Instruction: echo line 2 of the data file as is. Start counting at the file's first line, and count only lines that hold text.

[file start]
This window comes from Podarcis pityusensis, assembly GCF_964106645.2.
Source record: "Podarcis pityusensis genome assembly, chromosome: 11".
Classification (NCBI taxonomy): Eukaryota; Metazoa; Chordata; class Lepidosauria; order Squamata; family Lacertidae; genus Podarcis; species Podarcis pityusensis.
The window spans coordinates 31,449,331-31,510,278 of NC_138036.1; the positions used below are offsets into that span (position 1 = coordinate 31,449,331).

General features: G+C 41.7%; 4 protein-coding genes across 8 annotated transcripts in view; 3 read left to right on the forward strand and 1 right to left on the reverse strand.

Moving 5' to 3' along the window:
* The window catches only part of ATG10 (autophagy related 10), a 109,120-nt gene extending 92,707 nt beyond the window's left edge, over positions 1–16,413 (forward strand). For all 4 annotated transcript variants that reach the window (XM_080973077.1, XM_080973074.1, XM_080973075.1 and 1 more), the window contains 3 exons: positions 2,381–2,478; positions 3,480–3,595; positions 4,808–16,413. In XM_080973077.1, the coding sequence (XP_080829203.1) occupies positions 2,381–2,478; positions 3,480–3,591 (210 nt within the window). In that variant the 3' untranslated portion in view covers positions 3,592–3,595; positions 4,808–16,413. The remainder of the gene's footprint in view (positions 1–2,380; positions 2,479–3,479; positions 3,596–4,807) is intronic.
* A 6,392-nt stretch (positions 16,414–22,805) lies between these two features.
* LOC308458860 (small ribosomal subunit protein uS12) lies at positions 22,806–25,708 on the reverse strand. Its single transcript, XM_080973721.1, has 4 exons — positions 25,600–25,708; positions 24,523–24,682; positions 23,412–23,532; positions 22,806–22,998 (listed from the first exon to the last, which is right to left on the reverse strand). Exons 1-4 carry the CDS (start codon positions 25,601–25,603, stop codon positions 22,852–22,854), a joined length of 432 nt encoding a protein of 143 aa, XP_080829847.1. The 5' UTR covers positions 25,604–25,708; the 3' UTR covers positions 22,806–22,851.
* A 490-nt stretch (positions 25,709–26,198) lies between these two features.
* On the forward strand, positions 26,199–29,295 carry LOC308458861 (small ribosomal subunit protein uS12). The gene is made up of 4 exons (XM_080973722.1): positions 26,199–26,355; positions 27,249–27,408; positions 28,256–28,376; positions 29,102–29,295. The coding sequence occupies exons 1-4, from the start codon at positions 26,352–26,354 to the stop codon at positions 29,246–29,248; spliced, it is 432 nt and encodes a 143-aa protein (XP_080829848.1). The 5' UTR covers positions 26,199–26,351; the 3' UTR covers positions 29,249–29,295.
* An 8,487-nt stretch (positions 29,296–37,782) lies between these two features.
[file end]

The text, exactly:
Source record: "Podarcis pityusensis genome assembly, chromosome: 11".